Vaccinated or infected? New F&M test will make its mark

9 November 2001

Vaccinated or infected? New F&M test will make its mark

By Marianne Curtis

THE lack of a test to differentiate between vaccinated and infected animals in this years foot-and-mouth outbreak was a key block to use of vaccination. But this could change in any future outbreak following development of an F&M marker test by animal health company Intervet.

Part of the NFUs decision to take an anti-vaccination stance during the epidemic was influenced by the lack of a test to distinguish between vaccinated and carrier animals. In a document explaining its position, it said this would seriously complicate the lifting of F&M-imposed trade restrictions.

But large numbers of blood samples taken during the F&M outbreak have allowed refinement of an F&M marker test known as 3ABC, which is now ready for registration, according to Intervet head of vet services James Allcock.

"A European review of a research programme conducted between 1994 and 1997 concluded that the technology to differentiate between an animal infected with F&M and vaccinated against it existed. But the field trials phase was missing.

"The current outbreak provided the opportunity to evaluate how the test worked using vast numbers of blood tests from the field."

Following trials, Mr Allcock is confident the test will work with more than 99% accuracy on any strain of F&M virus. The tests success hinges on its ability to detect differences between antibodies produced against F&M virus in infected animals and those produced in response to vaccination.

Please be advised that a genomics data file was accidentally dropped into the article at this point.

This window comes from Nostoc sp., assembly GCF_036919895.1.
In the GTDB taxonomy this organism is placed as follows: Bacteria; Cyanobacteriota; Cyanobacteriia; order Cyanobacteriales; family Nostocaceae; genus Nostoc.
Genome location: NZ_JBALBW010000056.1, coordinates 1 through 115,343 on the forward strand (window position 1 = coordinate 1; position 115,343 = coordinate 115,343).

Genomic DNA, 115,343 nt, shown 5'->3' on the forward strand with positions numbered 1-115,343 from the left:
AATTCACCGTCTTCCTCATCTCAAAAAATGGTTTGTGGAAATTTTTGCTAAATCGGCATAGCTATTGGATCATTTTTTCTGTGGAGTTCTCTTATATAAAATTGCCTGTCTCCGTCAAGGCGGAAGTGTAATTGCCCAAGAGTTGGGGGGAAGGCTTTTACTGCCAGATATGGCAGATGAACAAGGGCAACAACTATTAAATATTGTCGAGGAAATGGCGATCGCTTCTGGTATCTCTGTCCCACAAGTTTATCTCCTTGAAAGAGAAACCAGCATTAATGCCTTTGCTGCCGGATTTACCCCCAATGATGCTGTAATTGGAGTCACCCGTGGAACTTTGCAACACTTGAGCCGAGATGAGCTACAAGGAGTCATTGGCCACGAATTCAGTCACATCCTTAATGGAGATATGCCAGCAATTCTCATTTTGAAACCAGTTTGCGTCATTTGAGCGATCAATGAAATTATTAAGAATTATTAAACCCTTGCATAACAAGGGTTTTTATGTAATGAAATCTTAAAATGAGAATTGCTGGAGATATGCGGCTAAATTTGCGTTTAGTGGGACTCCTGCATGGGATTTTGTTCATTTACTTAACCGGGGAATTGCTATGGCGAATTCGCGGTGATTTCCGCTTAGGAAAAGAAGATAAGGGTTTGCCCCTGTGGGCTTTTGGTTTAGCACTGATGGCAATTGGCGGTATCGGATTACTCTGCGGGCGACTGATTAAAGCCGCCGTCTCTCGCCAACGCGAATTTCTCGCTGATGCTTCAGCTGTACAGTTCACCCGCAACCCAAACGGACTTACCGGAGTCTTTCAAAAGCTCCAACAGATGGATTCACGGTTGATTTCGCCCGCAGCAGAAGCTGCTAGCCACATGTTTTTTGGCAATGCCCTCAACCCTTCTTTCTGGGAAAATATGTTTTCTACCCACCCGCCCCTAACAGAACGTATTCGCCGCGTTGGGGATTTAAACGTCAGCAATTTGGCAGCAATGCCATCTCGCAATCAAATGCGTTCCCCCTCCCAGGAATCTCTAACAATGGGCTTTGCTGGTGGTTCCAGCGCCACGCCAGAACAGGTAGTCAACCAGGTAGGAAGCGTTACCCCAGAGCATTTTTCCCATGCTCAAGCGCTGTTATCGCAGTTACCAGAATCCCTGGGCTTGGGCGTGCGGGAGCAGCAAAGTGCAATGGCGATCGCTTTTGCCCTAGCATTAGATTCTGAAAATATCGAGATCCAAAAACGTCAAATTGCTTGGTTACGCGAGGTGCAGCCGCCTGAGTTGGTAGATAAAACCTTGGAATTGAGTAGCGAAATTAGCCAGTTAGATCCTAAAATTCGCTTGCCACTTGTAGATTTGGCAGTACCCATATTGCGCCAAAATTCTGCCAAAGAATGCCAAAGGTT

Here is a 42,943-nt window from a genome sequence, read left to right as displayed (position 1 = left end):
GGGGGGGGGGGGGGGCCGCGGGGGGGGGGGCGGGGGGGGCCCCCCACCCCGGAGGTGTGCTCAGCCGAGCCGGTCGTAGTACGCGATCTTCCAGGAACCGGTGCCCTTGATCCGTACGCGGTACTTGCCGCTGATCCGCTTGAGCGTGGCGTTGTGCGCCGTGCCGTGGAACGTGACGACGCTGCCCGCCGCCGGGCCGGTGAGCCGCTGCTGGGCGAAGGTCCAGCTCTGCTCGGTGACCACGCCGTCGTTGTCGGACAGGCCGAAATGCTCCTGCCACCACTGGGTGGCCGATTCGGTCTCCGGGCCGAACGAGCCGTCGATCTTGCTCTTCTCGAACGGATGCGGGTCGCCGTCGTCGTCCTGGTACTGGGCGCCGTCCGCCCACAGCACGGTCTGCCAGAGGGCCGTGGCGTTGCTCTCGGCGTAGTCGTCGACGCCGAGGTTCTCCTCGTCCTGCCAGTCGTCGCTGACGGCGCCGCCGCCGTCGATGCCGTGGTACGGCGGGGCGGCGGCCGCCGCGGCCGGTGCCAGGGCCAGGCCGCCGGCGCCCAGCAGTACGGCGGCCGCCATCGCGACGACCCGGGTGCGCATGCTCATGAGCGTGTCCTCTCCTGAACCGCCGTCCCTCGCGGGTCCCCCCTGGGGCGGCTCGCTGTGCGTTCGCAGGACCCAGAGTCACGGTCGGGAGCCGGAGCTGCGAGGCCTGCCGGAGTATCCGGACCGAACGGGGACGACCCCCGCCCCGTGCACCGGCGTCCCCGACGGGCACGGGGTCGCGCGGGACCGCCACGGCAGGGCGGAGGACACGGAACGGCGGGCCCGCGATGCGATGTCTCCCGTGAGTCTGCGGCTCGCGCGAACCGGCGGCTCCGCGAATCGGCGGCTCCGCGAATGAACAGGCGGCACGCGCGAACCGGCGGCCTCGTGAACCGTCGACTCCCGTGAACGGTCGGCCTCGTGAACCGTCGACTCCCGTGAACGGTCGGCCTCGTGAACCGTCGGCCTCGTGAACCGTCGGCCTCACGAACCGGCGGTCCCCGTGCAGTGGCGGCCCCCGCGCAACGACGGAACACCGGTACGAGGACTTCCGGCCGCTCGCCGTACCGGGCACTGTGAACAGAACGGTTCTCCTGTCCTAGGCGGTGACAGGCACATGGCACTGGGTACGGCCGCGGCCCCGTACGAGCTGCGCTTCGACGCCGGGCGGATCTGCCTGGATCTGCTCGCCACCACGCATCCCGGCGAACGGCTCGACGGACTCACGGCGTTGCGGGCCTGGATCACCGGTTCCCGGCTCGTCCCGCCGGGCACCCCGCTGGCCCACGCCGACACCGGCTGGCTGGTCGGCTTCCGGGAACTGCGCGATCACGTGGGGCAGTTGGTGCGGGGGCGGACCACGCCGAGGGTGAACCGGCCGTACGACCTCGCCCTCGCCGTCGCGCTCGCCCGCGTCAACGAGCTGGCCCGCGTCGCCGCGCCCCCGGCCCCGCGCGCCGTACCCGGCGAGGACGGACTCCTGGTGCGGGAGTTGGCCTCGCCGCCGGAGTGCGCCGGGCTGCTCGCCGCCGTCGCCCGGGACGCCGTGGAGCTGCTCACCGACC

In naturally occurring F&M virus, proteins known as non-structural proteins (NSPs) are associated with virus particles, says Mr Allcock. "As well as producing antibodies against the virus itself, animals also produce antibodies against NSPs. But when modern F&M vaccines are produced, NSPs are removed in the purification process, so the animal only produces antibodies against the virus."

The F&M marker test checks for presence of NSP antibodies, which are detectable in infected animals, but absent in vaccinated animals.

Had vaccination and the test been approved for use in the current F&M outbreak, it could have helped control disease spread, believes Mr Allcock. "Vaccination decreases the chance of animals becoming infected with F&M and makes them less capable of infecting other animals, slowing F&M virus spread.

"It would also help with manpower managment during F&M outbreaks. Not being able to cull animals within 24 hours is less of a problem when they have been vaccinated."

Although British Cattle Vet Association president Dick Sibley says the test has possibilities, he has reservations. "Animals vaccinated while they are incubating F&M could still shed virus. This test determines whether they are carrying antibodies to F&M virus – which can take up to 14 days to develop – not virus itself.

"This means they could still pose an infection risk to other animals. Ideally, we need a test which can quickly tell us whether an animal is carrying virus." &#42


&#8226 Identifies vaccinated animals.

&#8226 Refined during current outbreak.

&#8226 On point of registration.

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